The buyer’s mindset: They want, need, or have an undefined yearning for something. This is your opportunity to articulate what that might be, to produce content that resonates with them so they begin to think about exactly what it is they want or need.
Content messaging: Focus on content that helps as many people as possible get to know you. (Sometimes this requires piggybacking on other people’s audiences.)
Think about this as traffic-generating content.
Example: We collaborated with NewsCred to create an animated infographic visualizing the results of their content marketers’ survey. This was a great way to inform our target group (marketers) about industry trends while demonstrating our skill (data storytelling and design).
The goal: Demonstrate your value and the value of working with a partner to solve their problems.
The buyer’s mindset: They now have a clearer understanding of what they want or need and are looking for people to help satisfy this desire, whether it’s a product, service, etc. They are in the early stages of research, looking to get the lay of the land. They want to see who the players are and who they could (and should) be giving their business to.
Content messaging: Showcase your familiarity with the problems your clients are trying to solve. Publish thought-leadership that showcases your perspective and experience in addressing these problems.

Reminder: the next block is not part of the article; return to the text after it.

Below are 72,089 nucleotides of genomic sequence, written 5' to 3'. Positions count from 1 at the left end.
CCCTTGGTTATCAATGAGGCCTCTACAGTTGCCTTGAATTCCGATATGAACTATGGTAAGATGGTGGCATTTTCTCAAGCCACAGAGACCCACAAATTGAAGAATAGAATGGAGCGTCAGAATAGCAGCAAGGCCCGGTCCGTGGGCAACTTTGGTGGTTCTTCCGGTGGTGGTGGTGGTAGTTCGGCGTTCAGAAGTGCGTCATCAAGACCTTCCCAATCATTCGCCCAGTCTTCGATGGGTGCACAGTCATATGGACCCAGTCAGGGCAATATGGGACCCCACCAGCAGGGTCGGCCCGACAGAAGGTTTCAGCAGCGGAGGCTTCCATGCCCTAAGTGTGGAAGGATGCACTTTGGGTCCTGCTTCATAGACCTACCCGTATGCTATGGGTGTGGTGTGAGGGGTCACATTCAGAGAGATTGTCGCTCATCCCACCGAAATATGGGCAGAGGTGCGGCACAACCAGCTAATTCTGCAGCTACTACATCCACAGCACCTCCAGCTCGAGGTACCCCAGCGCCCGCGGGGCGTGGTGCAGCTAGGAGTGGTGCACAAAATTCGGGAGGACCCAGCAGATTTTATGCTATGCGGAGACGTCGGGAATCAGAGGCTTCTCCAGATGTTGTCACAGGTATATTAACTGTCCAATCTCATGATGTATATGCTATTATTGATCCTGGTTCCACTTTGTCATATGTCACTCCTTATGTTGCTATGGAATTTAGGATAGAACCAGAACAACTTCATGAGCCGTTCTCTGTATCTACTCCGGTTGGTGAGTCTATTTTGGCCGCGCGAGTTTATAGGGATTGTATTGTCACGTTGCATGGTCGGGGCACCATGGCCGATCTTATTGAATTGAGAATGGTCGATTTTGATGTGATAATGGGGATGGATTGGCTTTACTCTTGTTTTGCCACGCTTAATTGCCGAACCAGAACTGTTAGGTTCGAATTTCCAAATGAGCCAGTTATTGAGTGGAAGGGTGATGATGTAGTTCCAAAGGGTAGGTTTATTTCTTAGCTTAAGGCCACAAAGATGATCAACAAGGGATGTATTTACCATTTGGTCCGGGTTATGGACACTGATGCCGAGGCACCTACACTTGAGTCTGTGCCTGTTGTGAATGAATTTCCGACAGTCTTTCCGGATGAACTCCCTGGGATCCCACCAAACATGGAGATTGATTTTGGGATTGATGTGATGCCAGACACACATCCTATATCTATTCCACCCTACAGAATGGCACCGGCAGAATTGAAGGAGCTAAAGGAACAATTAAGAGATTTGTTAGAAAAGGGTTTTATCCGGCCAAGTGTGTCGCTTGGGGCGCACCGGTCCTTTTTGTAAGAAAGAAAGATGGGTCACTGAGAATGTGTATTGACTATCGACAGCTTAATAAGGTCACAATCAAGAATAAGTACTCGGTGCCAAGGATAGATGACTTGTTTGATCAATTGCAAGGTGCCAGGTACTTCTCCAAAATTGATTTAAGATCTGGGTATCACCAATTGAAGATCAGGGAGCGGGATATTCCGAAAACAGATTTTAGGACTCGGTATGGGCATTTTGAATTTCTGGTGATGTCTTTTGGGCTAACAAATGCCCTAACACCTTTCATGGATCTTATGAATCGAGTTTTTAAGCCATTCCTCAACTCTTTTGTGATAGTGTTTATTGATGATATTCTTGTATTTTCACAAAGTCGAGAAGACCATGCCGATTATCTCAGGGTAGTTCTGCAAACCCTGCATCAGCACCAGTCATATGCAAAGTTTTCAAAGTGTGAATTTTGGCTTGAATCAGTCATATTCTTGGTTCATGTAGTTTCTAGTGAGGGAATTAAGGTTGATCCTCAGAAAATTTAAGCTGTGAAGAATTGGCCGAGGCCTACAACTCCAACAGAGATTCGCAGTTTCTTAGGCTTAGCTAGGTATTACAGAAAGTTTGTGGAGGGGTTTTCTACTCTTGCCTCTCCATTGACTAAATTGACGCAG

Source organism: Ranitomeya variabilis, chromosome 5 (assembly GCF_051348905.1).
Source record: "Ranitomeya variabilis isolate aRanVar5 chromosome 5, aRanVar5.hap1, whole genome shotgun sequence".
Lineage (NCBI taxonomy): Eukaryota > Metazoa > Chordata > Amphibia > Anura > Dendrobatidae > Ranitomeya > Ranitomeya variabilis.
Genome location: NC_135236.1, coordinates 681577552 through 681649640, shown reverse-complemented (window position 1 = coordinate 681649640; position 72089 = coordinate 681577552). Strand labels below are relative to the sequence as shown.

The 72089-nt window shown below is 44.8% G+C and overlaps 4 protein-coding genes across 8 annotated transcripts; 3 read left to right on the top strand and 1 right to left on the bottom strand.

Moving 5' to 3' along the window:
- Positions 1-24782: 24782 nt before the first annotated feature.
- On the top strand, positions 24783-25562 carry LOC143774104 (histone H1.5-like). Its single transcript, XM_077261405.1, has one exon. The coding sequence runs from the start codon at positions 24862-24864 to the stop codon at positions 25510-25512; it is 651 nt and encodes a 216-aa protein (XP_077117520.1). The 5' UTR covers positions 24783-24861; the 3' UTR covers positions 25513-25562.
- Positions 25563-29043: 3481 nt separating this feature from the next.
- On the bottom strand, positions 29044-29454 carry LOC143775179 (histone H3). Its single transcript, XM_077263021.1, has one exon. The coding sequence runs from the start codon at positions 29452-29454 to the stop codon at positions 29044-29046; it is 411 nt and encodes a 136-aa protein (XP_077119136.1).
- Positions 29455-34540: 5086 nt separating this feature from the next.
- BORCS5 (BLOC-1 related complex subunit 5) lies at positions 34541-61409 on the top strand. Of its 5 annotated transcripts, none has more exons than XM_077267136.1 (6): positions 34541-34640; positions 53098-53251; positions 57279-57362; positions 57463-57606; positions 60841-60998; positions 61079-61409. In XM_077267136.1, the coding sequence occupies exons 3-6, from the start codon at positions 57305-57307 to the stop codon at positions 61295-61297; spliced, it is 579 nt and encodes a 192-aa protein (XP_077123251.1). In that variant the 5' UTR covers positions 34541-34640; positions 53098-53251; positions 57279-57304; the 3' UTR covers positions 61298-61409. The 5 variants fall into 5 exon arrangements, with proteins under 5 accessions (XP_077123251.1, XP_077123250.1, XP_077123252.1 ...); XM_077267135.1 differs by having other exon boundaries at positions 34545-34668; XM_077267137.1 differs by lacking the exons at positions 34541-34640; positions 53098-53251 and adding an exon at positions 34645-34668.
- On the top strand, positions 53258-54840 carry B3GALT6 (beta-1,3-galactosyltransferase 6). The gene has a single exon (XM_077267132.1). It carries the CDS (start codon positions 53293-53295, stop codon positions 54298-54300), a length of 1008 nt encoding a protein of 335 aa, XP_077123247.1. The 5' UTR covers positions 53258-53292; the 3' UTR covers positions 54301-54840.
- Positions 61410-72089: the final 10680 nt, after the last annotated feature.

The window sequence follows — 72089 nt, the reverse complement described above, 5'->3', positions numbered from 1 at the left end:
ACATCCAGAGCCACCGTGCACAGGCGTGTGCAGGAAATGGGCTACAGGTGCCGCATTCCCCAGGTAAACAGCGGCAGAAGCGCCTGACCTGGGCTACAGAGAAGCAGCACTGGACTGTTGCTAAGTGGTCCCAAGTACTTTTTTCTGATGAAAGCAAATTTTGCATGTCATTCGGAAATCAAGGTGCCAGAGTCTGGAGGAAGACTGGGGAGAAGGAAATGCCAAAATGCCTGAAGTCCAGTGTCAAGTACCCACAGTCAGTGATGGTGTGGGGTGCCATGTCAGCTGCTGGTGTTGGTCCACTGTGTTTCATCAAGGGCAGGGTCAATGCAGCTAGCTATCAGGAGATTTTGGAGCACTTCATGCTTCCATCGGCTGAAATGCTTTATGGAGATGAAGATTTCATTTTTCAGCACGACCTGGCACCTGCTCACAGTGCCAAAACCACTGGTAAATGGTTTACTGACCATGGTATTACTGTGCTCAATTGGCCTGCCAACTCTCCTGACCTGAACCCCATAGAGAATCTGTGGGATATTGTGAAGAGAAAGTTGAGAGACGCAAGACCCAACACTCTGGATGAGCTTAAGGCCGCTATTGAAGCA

This is your lead-generating content.
Example: We created The Content Marketer’s Guide to Data Storytelling to share our expertise and introduce ourselves as an agency with a niche focus.
The goal: Give people the info they need to make an informed decision about working with a company in your space.
The buyer’s mindset: This is the stage where most buyers have whittled their options down to a handful of choices. Now they start comparing unique value propositions.
Content messaging: Produce thought-leadership that showcases that you are the definitive leader in the space by demonstrating your successes or legitimacy.
- Case studies (when applicable)
- Client testimonials
- High-profile or industry-leading endorsements
This is prospect-generating content.
Example: Our case studies give an in-depth look at our projects, diving into our strategic thinking and results.
The goal: Turn prospects into customers.